7-3: I/O Specifications
Unfortunately, many of these formats are pure geometry with no information about the circuit connections. When read, the input formatter creates pure-layer nodes to describe the geometry. This means that transistors, contacts, and other multi-layer nodes are not constructed properly. Although the cell appears visually correct, and can be used to export the same type of file, it cannot be analyzed at a circuit level.
A partial solution to this problem exists now. The Node Extract subcommand of the Network command of the Tools menu will replace the pure-layer nodes in the current cell with connected nodes and arcs. It isn't guaranteed to work in all situations, and it doesn't recognize transistors at all. However, it starts the conversion process (which must be completed by hand). Also, the code is available and some enterprising programmer may want to finish (or rewrite) it.
CIF options are controlled with the CIF Options... subcommand of the IO Options command of the File menu.
This dialog controls the conversion between layers in Electric and layers in the CIF file. By clicking on an Electric layer, you can type a new CIF layer into the dialog.
By default, CIF output writes the entire hierarchy below the current cell. If you check the "Output Mimics Display" item, cell instances that are unexpanded will be represented as an outline in the CIF file. This is useful when the CIF output is intended for hardcopy display, and only the screen contents is desired. To revert to the default state, uncheck the item.
Another option is whether or not to merge adjoining geometry. This is an issue because of the duplication and overlap that occurs wherever arcs and nodes meet. The default action is to write each node and arc individually. This makes the file larger because of redundant box information, however it is faster to generate and uses simpler constructs. If you check the "Output Merges Boxes" item, all connecting regions on the same layer are merged into one complex polygon. This requires more processing, produces a smaller file, and generates more complex constructs.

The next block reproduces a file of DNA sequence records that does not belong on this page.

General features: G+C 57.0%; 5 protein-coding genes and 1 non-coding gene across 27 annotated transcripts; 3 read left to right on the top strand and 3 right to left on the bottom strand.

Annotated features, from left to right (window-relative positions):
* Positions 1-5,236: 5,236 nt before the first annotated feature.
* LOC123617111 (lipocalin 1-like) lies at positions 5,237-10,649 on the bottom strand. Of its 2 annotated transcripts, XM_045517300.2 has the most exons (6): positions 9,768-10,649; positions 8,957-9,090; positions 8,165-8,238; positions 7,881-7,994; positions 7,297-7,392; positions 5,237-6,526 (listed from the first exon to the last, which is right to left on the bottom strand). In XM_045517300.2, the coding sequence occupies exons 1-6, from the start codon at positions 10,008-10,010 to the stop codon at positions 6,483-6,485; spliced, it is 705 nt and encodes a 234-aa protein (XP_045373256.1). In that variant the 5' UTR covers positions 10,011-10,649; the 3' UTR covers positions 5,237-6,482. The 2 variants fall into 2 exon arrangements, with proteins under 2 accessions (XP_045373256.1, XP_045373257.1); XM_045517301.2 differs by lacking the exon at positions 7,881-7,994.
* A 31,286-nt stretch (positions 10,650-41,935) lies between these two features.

Another option is whether or not to instantiate the circuit in the CIF. By default, the currently displayed cell becomes the top level of the CIF file, and is instantiated at the end of the CIF. This causes the CIF file to display the current cell. If the CIF file is to be used as a library, with no current cell, then uncheck the "Output Instantiates Top Level" checkbox, and there will be no invocation of the current cell.
The "Normalize Coordinates" option causes the coordinate system of each CIF cell to be centered at zero.
When reading CIF files, the CIF "wire" statements are assumed to have rounded geometry at the ends and corners. If you check the "Input Squares Wires" item, CIF input assumes that wire ends are square and extend by half of their width.
You can request that resolution errors be checked during CIF output. In addition, by selecting "Show Resolution Errors", the errors are can be reviewed, one at a time, after CIF output is done. The "Output resolution" field is the minimum coordinate value that can be safely written in CIF (due to CIF's use of the centimicron as the smallest unit). All geometry of that size or less will be flagged during CIF output. For example, current MOSIS rules require that no boundaries be quarter-lambda or less, so a value of .25 in this field will detect such violations.